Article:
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Iran’s oil exports map 15, January 2012

Posted by thegulfblog.com in Iran.
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Here’s a quick and easy map from CNN showing where Iran sends its oil. I’d be more impressed, though, if it showed what percentage of oil Iran’s sales made in the countries in question.

Hat tip: ScottLucasUK

 

 

 

 

KSA and the Iranian Scientists 12, January 2012

Posted by thegulfblog.com in Iran, Saudi Arabia.
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A couple of times recently I’ve been somewhat annoyed with myself for not thinking outside the box. Last night at a lecture by James Piscatori, he quoted someone coining the phrase ‘internal sovereignty’ referring to the place of Islam in society in much of the Middle East. What a wonderful phrase. But why didn’t I think of it? I’ve been reading and writing about sovereignty and the Middle East for years in one form or another yet this notion never occurred to me.

Again today, the superb Times columnist David Aaronovitch asked why no one seemed to be suggesting that perhaps Saudi security services might seek to bump-off Iranian nuclear scientists. What a good point. I don’t think it’s likely, but it’s an excellent point that I feel I ought to have thought up myself. But c’est la vie.

The underlying principle that KSA would want to disrupt Iran’s presumed acquisition of nuclear technology is, of course, sound. Reality aside, KSA’s elite believe that any such change would immeasurably damage their  interests. Indeed, if Iran were to pass the threshold it seems to me a virtual guarantee that Saudi Arabia would buy a bomb ‘off the shelf’ from Pakistan, probably holding it as Israel does: making sure everyone knows they have it, but not announcing it.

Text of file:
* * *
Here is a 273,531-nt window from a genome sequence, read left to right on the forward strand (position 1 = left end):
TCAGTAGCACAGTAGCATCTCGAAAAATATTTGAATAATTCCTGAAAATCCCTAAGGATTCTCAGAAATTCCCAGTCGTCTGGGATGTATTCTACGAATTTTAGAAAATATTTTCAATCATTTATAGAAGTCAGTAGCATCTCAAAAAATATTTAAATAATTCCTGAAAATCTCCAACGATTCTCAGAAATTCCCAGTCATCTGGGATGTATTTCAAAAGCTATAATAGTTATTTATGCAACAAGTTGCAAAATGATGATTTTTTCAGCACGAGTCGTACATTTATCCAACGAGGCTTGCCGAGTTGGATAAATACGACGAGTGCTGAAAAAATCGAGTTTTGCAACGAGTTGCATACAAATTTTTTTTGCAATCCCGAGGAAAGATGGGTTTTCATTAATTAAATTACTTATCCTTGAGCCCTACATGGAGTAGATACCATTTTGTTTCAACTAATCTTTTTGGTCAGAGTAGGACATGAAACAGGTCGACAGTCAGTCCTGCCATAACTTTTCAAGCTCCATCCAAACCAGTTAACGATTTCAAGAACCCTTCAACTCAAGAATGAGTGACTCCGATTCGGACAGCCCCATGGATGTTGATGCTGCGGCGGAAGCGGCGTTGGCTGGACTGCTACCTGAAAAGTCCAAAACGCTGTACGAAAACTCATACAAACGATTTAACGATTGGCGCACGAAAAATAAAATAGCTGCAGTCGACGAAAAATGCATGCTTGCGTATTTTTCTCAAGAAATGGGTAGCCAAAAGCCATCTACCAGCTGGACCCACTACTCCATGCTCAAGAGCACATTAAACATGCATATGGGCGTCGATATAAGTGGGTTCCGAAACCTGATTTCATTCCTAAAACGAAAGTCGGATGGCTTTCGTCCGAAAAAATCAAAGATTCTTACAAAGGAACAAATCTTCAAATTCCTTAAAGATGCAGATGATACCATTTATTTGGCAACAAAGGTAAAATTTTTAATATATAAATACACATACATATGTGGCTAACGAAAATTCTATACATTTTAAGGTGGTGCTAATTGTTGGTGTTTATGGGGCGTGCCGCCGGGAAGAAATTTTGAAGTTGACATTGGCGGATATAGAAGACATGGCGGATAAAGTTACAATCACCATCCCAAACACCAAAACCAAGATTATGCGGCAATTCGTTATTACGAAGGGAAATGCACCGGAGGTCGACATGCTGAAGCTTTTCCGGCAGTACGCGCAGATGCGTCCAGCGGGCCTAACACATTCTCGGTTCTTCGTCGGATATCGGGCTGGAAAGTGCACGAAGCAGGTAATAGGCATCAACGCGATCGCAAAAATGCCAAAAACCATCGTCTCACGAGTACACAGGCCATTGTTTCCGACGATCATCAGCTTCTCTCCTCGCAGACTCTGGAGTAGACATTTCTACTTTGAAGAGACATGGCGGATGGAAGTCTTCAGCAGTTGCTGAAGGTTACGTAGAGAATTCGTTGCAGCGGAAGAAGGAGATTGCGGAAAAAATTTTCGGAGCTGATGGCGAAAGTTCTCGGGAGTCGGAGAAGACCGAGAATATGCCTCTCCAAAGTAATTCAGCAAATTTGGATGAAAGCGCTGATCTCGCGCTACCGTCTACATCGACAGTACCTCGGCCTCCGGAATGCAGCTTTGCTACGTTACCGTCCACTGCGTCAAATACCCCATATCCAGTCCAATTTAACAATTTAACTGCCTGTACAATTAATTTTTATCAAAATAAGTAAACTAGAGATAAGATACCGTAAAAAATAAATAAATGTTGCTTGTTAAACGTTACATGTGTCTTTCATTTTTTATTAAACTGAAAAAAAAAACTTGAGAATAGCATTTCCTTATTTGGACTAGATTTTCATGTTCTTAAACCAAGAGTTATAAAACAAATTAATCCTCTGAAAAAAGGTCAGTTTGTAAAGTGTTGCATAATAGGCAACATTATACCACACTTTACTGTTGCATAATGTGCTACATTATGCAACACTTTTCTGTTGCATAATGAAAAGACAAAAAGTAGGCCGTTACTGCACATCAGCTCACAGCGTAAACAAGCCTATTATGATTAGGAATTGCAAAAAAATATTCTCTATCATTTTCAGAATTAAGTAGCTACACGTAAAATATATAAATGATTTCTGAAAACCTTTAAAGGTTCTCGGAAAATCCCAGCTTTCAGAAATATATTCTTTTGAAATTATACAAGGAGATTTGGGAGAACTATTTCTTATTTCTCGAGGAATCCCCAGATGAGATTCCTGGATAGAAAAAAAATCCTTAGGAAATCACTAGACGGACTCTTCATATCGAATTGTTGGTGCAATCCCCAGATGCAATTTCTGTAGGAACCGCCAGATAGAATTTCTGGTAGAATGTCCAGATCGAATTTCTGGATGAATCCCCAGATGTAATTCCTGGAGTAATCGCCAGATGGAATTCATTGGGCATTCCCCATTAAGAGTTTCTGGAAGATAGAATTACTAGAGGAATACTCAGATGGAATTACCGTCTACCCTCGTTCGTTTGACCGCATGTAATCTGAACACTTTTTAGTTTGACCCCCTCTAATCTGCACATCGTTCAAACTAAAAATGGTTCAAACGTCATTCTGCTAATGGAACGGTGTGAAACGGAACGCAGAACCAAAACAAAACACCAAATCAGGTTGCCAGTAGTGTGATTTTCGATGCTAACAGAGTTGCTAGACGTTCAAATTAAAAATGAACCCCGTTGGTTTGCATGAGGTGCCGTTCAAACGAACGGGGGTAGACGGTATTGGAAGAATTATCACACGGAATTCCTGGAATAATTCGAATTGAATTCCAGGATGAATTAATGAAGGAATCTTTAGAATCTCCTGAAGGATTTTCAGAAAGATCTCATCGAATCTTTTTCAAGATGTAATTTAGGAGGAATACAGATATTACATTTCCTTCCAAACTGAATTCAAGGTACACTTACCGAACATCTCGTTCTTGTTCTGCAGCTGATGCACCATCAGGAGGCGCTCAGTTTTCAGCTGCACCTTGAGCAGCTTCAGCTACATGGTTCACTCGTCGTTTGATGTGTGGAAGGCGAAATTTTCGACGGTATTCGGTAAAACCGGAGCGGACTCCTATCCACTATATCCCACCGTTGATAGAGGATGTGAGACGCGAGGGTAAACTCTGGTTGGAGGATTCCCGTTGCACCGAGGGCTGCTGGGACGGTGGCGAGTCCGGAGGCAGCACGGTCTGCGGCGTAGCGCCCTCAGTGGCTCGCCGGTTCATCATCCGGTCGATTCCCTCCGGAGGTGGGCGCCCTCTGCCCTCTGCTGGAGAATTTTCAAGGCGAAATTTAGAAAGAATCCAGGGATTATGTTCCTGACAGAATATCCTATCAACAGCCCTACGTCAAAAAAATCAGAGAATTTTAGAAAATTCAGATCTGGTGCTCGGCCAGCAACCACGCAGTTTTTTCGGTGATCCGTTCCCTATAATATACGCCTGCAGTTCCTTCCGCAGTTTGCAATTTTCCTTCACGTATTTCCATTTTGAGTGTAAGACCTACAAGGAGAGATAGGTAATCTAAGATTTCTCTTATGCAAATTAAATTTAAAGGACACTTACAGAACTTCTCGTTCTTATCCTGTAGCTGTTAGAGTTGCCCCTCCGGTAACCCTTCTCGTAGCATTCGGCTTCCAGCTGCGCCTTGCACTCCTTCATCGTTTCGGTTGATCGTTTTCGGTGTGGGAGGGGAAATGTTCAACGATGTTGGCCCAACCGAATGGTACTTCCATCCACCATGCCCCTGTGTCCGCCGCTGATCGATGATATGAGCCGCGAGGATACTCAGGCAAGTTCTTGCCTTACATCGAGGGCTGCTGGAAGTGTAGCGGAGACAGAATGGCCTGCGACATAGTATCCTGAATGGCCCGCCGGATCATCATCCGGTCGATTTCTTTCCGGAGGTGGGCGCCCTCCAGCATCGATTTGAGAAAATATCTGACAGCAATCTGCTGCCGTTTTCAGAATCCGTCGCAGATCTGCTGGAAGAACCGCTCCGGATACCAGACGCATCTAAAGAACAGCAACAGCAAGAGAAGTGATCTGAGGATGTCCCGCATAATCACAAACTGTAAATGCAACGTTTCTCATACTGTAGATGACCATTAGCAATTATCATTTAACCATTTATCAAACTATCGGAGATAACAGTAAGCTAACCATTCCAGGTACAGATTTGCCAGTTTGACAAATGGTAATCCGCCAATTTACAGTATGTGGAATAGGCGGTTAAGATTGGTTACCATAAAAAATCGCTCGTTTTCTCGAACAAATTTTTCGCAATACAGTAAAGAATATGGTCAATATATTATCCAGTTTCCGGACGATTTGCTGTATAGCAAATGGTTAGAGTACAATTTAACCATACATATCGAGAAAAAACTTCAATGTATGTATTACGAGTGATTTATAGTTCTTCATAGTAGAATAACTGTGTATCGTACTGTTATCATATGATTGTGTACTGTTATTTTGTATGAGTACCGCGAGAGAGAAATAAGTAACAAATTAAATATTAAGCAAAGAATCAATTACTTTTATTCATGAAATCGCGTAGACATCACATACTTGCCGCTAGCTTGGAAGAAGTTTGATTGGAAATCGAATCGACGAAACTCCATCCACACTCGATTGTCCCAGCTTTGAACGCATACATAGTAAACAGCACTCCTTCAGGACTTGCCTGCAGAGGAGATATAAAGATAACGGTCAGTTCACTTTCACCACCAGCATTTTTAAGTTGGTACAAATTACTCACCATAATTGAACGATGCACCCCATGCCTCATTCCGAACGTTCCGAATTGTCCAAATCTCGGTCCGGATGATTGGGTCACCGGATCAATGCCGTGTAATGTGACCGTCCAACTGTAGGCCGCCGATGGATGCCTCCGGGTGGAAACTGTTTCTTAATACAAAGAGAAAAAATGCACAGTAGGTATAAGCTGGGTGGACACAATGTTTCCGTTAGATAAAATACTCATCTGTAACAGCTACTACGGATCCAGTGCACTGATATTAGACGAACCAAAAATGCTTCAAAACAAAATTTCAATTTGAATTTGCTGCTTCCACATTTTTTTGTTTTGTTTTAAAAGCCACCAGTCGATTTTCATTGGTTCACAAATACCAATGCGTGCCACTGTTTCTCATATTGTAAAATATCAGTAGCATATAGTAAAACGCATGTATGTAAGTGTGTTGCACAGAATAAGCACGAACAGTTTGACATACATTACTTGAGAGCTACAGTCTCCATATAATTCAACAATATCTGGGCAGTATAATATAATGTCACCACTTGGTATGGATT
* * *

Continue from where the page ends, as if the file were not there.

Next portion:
However, I am sceptical as to whether in reality KSA security services could launch such an attack.

Like most Gulf States, KSA has outsourced its security to America. This has several key corollaries.

Primarily, this means that there is little pressure on KSA’s defensive forces to actually be good at what they do. This report, though old and referring to the GCC Peninsula Shield, highlights some of the typical problems that befall much of KSA’s armed forces. Problems of communication, motivation and discipline within the armed forces are legion. Indeed, when KSA sent its forces to attack the rag-tag Houthis in 2009-10, they were embarrassingly routed despite decades of expensive military acquisitions.

The key question is whether this attitude has spread to the security services too. Here – I confess – I am in two minds. For certainly KSA security services have reportedly become really rather efficient in recent years, particularly domestically. The Al Qaeda threat which rocked the Kingdom from 2004 onwards has been all but eradicated and the elite’s grip on domestic security appears to be strong.

Yet at the same time there are egregious examples of crass errors and a profound lack of professionalism. One might suspect that at the height of Al Qaeda attacks and at the world’s largest oil processing plant, security would be professional and competent; yet though Abqaiq’s central facilities were not breached in 2006 and the attackers were stopped by security measures, Prince Muhammad Bin Nayef subsequently said ‘we did not save Abqaiq; God did’. Hardly a ringing endorsement of KSA’s facility security. Moreover, US wikileak documents are replete with Saudi officials scrabbling to get US help to assuage their various security vulnerabilities. One’s conclusion must be that a direct and real threat is not enough to guarantee meaningful speed and professionalism of action.